New York, July 18, 2005—The Committee to Protect Journalists expressed deep concern today about the health of jailed Iranian journalist Akbar Ganji, who was reported hospitalized during his more than month-long hunger strike.
Massoumeh Shafii, Ganji’s wife, told Reuters that Ganji had been taken to Tehran’s Milad Hospital, the news agency reported today. She said Ganji was hospitalized because of health problems brought on by his hunger strike, which the journalist has waged to protest his imprisonment. His family and human rights activists said Ganji has lost more than 50 pounds during the hunger strike, Reuters reported.
The Iranian government today offered a different explanation for his hospitalization. Tehran’s chief prosecutor, Saeed Mortazavi, told the official IRNA news agency, that Ganji was taken to the hospital for knee surgery.
Ganji, 46, a leading investigative reporter for the now-defunct reformist daily Sobh-eEmrooz, was imprisoned in 2000 and sentenced to six years in jail for articles linking senior government officials to the 1998 killings of several dissidents and intellectuals.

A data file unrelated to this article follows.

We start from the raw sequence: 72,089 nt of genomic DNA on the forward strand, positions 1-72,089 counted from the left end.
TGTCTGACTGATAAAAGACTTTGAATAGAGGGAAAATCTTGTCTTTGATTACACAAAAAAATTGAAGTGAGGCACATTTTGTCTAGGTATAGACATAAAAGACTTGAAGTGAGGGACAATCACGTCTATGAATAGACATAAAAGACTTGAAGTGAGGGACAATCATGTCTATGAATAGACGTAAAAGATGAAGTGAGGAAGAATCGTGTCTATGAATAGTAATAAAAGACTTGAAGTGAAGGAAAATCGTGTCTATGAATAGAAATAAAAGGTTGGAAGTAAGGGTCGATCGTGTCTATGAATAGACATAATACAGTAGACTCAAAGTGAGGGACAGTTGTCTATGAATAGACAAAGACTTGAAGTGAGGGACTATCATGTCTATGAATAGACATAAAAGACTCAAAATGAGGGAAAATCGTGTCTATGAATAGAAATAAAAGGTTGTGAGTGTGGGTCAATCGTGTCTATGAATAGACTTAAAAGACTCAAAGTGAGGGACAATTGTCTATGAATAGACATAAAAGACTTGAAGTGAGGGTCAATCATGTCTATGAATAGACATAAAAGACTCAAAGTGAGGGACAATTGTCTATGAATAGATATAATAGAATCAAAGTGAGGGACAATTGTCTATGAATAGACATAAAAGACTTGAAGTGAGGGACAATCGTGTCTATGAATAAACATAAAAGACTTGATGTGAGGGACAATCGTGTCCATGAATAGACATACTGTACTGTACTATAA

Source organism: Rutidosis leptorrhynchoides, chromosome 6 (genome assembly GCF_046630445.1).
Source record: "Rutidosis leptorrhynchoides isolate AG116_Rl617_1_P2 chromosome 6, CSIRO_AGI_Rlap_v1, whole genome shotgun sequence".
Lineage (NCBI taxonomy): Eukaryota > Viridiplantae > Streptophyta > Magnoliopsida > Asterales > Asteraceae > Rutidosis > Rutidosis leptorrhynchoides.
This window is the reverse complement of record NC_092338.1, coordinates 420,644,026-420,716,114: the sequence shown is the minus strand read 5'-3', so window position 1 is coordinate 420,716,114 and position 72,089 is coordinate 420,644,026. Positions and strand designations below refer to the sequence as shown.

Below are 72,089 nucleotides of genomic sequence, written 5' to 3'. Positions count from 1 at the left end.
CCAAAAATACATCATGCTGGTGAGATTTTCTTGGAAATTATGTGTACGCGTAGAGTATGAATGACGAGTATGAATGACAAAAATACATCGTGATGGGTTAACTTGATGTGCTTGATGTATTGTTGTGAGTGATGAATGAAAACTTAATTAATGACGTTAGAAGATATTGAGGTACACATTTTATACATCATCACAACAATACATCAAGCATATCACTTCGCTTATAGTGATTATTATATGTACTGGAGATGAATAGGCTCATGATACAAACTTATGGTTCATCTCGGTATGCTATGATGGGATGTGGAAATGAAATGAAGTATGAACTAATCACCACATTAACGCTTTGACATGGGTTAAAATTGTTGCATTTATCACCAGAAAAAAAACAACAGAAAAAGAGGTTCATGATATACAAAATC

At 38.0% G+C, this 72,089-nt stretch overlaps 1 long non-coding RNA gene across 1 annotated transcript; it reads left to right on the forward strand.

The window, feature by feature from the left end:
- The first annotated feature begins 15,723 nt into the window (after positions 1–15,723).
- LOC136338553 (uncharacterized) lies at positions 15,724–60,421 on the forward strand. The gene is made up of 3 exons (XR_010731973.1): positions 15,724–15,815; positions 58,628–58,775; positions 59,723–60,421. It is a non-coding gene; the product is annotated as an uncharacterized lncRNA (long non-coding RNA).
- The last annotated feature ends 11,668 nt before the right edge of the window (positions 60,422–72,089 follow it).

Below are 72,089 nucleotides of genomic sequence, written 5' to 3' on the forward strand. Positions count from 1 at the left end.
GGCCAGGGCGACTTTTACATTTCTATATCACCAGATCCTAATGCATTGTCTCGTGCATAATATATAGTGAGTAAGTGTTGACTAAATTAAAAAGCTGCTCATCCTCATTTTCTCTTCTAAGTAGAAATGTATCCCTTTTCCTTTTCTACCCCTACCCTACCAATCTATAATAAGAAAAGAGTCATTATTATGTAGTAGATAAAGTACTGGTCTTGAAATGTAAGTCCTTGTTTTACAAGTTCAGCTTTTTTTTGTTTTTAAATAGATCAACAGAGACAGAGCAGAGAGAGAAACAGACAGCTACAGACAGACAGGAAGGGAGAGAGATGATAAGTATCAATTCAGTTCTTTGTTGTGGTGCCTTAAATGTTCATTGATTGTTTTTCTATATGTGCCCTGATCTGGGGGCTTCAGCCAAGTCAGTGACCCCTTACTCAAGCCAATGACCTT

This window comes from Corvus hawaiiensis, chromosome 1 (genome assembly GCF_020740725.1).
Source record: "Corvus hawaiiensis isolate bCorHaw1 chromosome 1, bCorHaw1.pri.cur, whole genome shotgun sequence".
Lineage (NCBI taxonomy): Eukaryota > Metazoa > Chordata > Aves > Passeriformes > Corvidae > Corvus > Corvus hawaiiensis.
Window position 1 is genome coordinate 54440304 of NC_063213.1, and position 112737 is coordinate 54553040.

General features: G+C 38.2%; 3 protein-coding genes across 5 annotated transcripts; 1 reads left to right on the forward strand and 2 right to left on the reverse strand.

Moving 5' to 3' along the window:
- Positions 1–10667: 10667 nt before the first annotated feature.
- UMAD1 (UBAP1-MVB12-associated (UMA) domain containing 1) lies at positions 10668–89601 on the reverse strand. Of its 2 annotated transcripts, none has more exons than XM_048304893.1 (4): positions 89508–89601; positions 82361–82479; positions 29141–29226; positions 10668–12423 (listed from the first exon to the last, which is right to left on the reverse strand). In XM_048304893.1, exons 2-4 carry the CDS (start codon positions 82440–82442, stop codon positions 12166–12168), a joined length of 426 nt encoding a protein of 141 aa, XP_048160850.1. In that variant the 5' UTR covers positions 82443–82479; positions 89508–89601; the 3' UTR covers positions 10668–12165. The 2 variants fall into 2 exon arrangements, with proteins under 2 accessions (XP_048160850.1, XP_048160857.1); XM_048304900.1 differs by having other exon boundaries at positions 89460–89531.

“We are very concerned about the health of our colleague, Akbar Ganji, who felt compelled to wage this hunger strike to call attention to his unjust imprisonment,” CPJ Executive Director Ann Cooper said. “He should be released immediately and unconditionally.”
CPJ and other press and human rights groups have called for Ganji’s release. The United States and the European Union have also sought Ganji’s release and have criticized Iran for denying the journalist access to medical treatment, his family, and legal representation, Reuters reported. Outgoing President Mohammad Khatami has urged that Ganji be granted parole, but Iran’s hard-line judiciary has refused.
Over the past five years, the judiciary has closed more than 100 publications, most of them reformist, on vague charges of insult and blasphemy, CPJ research shows. Iran’s government told the United States today to stay out of Ganji’s case, The Associated Press reported.